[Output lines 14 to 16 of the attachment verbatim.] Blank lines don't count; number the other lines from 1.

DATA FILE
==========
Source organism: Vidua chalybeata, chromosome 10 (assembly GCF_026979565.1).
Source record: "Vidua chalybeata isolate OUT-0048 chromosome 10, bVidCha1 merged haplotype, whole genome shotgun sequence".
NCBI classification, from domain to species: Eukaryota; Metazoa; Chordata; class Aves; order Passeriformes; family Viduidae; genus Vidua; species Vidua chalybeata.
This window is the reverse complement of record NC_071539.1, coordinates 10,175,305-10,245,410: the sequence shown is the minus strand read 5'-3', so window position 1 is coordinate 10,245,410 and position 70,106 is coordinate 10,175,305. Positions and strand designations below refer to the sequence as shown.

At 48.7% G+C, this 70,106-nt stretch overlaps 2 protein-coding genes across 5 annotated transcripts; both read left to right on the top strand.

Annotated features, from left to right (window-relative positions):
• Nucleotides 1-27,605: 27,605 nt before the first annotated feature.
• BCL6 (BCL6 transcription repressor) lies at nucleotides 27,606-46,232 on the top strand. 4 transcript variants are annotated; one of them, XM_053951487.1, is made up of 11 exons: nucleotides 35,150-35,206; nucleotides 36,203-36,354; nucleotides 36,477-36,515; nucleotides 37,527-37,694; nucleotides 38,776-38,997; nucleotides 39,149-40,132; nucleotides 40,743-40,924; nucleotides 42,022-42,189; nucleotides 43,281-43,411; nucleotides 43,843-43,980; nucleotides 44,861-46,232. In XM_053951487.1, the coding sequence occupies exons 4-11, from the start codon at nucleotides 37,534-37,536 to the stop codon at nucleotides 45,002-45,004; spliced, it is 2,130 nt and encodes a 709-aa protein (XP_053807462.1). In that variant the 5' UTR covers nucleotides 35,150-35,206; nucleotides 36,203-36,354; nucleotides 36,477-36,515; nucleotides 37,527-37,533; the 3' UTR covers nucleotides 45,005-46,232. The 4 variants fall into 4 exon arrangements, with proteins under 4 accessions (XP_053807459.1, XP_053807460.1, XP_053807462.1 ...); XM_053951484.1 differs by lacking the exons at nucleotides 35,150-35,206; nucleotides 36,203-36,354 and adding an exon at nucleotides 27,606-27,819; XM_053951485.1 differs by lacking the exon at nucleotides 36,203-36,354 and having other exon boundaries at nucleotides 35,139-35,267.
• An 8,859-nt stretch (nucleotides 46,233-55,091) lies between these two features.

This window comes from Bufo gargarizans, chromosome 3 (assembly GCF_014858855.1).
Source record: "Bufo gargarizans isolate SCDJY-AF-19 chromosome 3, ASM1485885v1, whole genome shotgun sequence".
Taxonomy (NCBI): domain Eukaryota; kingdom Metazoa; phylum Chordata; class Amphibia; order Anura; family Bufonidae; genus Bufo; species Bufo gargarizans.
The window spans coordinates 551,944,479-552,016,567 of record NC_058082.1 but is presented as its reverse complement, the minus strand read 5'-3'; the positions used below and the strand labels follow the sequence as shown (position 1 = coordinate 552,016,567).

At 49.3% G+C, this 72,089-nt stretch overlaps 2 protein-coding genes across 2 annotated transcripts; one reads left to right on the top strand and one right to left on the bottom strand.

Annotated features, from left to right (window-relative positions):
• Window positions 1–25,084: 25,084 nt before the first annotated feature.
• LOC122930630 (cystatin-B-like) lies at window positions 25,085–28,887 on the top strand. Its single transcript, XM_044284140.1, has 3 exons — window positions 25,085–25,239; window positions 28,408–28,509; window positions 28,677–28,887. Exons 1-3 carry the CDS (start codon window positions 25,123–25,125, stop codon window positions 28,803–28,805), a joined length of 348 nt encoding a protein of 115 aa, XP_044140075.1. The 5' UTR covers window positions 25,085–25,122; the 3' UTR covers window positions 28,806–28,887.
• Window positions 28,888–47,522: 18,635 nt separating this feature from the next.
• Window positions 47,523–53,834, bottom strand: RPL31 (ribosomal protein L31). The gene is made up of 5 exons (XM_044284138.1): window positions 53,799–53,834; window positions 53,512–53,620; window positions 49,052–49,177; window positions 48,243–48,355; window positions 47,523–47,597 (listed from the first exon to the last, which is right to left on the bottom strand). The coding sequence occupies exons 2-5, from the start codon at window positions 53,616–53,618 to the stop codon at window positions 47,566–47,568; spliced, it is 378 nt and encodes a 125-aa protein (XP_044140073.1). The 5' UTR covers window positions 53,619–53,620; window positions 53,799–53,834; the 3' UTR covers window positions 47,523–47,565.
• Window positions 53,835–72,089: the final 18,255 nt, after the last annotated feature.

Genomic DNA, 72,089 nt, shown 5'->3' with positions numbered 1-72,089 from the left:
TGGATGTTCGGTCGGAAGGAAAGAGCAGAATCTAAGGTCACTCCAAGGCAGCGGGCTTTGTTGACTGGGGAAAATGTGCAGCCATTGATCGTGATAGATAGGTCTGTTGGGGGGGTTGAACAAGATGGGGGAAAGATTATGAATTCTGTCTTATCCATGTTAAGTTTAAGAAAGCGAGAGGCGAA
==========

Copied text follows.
At 49.3% G+C, this 72,089-nt stretch overlaps 2 protein-coding genes across 2 annotated transcripts; one reads left to right on the top strand and one right to left on the bottom strand.

Annotated features, from left to right (window-relative positions):
• Window positions 1–25,084: 25,084 nt before the first annotated feature.